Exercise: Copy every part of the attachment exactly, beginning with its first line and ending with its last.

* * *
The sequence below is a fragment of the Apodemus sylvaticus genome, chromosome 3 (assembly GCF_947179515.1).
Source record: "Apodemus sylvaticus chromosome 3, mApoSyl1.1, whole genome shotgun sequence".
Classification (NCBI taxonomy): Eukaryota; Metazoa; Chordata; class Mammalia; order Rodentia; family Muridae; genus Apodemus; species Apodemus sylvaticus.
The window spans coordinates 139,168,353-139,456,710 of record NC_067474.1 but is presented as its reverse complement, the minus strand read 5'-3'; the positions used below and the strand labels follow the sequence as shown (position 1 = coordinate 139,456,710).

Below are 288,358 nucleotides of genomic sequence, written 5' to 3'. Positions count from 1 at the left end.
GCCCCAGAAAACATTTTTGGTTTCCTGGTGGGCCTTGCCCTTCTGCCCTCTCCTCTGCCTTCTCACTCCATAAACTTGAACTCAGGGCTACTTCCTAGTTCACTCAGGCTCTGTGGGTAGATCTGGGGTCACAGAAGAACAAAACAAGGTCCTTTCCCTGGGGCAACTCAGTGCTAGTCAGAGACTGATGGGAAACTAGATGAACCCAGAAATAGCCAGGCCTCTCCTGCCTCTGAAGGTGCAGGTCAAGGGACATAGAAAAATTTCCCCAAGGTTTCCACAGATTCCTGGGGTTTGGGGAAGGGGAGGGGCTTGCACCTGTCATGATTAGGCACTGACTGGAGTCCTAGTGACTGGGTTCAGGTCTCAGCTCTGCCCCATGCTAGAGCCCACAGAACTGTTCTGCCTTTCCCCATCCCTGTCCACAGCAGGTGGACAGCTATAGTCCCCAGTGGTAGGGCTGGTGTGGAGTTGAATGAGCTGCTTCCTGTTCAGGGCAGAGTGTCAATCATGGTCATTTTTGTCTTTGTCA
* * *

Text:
The sequence below is a fragment of the Apodemus sylvaticus genome, chromosome 3 (assembly GCF_947179515.1).
Source record: "Apodemus sylvaticus chromosome 3, mApoSyl1.1, whole genome shotgun sequence".
Classification (NCBI taxonomy): Eukaryota; Metazoa; Chordata; class Mammalia; order Rodentia; family Muridae; genus Apodemus; species Apodemus sylvaticus.
The window spans coordinates 139,168,353-139,456,710 of record NC_067474.1 but is presented as its reverse complement, the minus strand read 5'-3'; the positions used below and the strand labels follow the sequence as shown (position 1 = coordinate 139,456,710).

Below are 288,358 nucleotides of genomic sequence, written 5' to 3'. Positions count from 1 at the left end.
GCCCCAGAAAACATTTTTGGTTTCCTGGTGGGCCTTGCCCTTCTGCCCTCTCCTCTGCCTTCTCACTCCATAAACTTGAACTCAGGGCTACTTCCTAGTTCACTCAGGCTCTGTGGGTAGATCTGGGGTCACAGAAGAACAAAACAAGGTCCTTTCCCTGGGGCAACTCAGTGCTAGTCAGAGACTGATGGGAAACTAGATGAACCCAGAAATAGCCAGGCCTCTCCTGCCTCTGAAGGTGCAGGTCAAGGGACATAGAAAAATTTCCCCAAGGTTTCCACAGATTCCTGGGGTTTGGGGAAGGGGAGGGGCTTGCACCTGTCATGATTAGGCACTGACTGGAGTCCTAGTGACTGGGTTCAGGTCTCAGCTCTGCCCCATGCTAGAGCCCACAGAACTGTTCTGCCTTTCCCCATCCCTGTCCACAGCAGGTGGACAGCTATAGTCCCCAGTGGTAGGGCTGGTGTGGAGTTGAATGAGCTGCTTCCTGTTCAGGGCAGAGTGTCAATCATGGTCATTTTTGTCTTTGTCA